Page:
A Generation Decoded: How to Work with Millennials

DEAR READERS: In 2013, the “Gen Y Workplace Expectations” study from Millennial Branding and American Express found that managers had an overall negative view of their young employees. I keep hearing that same thing today: Many managers say they have a hard time working with millennials because these younger employees approach work differently than those of us who entered the workforce decades ago. What are some of the most important things to know about working with members of this younger generation?

“More so than any previous generation, millennials want to do work that they are good at and that produces results that matter deeply to them,” says Ken Coleman, host of The Ken Coleman Show (kencolemanshow . com) and the EntreLeadership Podcast, and author of “One Question: Life-Changing Answers from Today’s Leading Voices.”

He continues, “It is important to understand that millennials enter the workforce with the mindset that they will move from job to job over the course of their career. They look at work as a temporary opportunity that will lead to the next opportunity.”

Froswa’ Booker-Drew, Ph.D., owner/operator of Soulstice Consultancy and author of “Rules of Engagement: Making Connections Last,” speaks from experience: She works with several millennials and supervises one.

“Millennials are craving, in my opinion, wisdom and mentoring. They are seeking individuals who will take the time to share with them and not belittle their generation for what they don’t know or what they do wrong,” Booker-Drew says. “They do have a different work ethic, and that is based on the influences that they experience, which are very different than previous generations.”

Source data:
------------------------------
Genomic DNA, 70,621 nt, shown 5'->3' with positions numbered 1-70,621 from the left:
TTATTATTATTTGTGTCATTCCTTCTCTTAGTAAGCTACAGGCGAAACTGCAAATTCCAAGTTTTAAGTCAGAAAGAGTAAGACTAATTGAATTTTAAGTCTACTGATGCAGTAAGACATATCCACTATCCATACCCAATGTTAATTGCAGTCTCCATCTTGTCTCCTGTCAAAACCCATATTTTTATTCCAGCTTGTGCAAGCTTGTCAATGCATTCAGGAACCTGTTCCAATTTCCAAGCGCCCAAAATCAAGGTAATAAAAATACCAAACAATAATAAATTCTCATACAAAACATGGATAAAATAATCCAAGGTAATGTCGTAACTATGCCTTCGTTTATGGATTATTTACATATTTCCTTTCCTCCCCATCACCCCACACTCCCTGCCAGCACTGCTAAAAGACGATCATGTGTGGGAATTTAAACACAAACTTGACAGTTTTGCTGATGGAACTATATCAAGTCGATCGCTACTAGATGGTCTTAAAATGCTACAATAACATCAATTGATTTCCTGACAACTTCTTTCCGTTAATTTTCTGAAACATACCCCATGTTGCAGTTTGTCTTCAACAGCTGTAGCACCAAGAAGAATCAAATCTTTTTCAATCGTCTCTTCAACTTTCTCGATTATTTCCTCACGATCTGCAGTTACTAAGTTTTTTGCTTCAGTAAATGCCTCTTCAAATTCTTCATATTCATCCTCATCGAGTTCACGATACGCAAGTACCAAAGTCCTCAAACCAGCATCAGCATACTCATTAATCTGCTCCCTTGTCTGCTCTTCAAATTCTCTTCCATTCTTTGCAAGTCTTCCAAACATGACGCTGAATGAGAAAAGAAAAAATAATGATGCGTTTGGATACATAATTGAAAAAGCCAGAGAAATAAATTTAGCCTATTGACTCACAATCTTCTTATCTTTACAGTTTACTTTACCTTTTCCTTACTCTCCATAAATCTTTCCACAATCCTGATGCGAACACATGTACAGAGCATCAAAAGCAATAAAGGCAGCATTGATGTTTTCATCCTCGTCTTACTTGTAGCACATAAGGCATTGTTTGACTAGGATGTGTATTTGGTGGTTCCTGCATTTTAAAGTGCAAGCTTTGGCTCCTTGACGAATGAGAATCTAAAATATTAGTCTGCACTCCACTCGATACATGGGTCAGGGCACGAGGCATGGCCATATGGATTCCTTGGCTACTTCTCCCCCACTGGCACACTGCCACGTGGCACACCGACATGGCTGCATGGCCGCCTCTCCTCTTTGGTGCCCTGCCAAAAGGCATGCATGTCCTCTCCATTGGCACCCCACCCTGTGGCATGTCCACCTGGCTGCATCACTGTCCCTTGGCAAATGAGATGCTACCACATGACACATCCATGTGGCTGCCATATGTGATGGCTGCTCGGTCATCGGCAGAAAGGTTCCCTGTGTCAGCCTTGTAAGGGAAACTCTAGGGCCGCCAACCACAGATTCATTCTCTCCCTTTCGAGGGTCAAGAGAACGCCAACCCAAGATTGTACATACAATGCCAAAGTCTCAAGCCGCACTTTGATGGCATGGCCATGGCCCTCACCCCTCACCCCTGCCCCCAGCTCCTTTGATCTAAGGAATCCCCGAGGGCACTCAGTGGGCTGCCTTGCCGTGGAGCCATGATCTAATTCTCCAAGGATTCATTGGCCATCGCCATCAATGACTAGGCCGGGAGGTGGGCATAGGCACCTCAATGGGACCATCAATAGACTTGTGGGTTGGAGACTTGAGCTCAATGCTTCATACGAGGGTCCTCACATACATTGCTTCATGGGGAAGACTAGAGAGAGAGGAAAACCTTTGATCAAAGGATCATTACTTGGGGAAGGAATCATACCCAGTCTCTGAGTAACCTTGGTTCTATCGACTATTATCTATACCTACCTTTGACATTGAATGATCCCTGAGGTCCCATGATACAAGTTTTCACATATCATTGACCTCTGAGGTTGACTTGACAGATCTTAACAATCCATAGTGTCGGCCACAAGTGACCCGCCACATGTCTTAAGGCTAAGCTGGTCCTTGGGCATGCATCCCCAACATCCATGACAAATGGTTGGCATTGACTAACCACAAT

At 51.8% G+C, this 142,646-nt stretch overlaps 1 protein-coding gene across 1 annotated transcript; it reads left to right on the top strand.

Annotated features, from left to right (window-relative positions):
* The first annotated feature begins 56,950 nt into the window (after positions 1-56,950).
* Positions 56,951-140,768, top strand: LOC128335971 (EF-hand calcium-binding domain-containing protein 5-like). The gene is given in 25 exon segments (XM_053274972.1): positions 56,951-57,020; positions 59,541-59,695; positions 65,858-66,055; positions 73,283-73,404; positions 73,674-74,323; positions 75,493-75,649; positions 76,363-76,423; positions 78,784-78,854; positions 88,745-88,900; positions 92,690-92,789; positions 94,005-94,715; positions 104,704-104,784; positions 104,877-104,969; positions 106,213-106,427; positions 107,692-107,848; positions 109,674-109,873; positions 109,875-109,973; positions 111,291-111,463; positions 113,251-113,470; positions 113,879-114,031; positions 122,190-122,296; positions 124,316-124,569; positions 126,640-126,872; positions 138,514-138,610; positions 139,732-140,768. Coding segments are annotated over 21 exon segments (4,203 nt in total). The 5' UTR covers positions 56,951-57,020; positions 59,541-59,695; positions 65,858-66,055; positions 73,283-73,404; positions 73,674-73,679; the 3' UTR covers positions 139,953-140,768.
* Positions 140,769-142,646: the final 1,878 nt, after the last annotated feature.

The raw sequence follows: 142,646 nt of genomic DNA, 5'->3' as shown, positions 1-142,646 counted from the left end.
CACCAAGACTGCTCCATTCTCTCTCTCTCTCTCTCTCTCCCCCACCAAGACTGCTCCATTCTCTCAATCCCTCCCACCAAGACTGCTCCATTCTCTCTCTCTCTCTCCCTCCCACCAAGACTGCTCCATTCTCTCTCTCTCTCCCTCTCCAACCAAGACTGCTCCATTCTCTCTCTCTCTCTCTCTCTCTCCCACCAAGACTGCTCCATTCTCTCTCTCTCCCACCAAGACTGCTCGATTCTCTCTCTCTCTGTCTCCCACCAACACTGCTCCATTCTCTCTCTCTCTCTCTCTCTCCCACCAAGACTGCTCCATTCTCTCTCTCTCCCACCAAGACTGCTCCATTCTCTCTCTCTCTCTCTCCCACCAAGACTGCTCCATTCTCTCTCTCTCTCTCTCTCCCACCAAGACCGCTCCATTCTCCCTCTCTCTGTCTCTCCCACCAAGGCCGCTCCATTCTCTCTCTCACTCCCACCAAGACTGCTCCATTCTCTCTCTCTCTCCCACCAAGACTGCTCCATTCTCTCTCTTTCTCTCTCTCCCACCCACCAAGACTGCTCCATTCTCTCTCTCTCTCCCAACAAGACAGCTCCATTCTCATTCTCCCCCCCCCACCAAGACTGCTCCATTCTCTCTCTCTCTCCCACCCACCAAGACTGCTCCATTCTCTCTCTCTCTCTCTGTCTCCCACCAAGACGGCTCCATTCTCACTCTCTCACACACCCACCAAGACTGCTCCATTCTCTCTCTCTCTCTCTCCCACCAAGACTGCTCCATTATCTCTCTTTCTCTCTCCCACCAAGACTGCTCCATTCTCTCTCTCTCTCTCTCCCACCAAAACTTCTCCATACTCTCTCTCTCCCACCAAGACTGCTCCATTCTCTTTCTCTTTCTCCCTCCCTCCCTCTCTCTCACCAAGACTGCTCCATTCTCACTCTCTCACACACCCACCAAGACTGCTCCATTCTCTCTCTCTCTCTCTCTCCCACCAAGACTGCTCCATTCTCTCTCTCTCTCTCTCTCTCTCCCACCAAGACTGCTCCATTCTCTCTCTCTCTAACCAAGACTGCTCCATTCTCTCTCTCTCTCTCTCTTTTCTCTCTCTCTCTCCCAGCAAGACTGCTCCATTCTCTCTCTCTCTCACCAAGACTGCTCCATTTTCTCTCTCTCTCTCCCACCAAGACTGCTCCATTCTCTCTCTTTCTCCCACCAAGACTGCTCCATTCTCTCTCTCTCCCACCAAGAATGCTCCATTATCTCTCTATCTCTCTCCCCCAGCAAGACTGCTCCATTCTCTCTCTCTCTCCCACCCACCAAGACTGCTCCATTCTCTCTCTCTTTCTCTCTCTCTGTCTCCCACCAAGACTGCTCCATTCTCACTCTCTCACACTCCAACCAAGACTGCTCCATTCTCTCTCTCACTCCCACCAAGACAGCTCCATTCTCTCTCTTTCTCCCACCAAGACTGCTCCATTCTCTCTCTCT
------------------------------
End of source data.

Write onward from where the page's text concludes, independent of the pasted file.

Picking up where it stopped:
As both experts note, today’s young workers have grown up with round-the-clock access to information and have never really known life without the internet, cellphones, apps and social media platforms.

“With the constant flow of information, it is easy for them to get distracted or bored. It is going to be important for supervisors to serve in roles that are more like coaches than as dictators,” Booker-Drew says.

Coleman concurs. “They crave constant feedback from leaders because they want to advance. They will not stay where they cannot see a ladder,” says Coleman. “According to Forbes, 87 percent of millennials say professional and career growth opportunities are very important [to them].”

Remembering your own experiences back in the day is also a good idea.

“I remember being treated as if I didn’t know anything early in my career. I may not have had a lot of experience, but I did have things to bring to the table that were innovative,” Booker-Drew says. “Millennials need opportunities to share their ideas and to experience some level of trust and freedom to do the work. Regular check-ins and opportunities to participate in brainstorming at early phases of project development are important for their insight but to also educate and train them,” she concludes.


(Article written by By Kathleen Furore)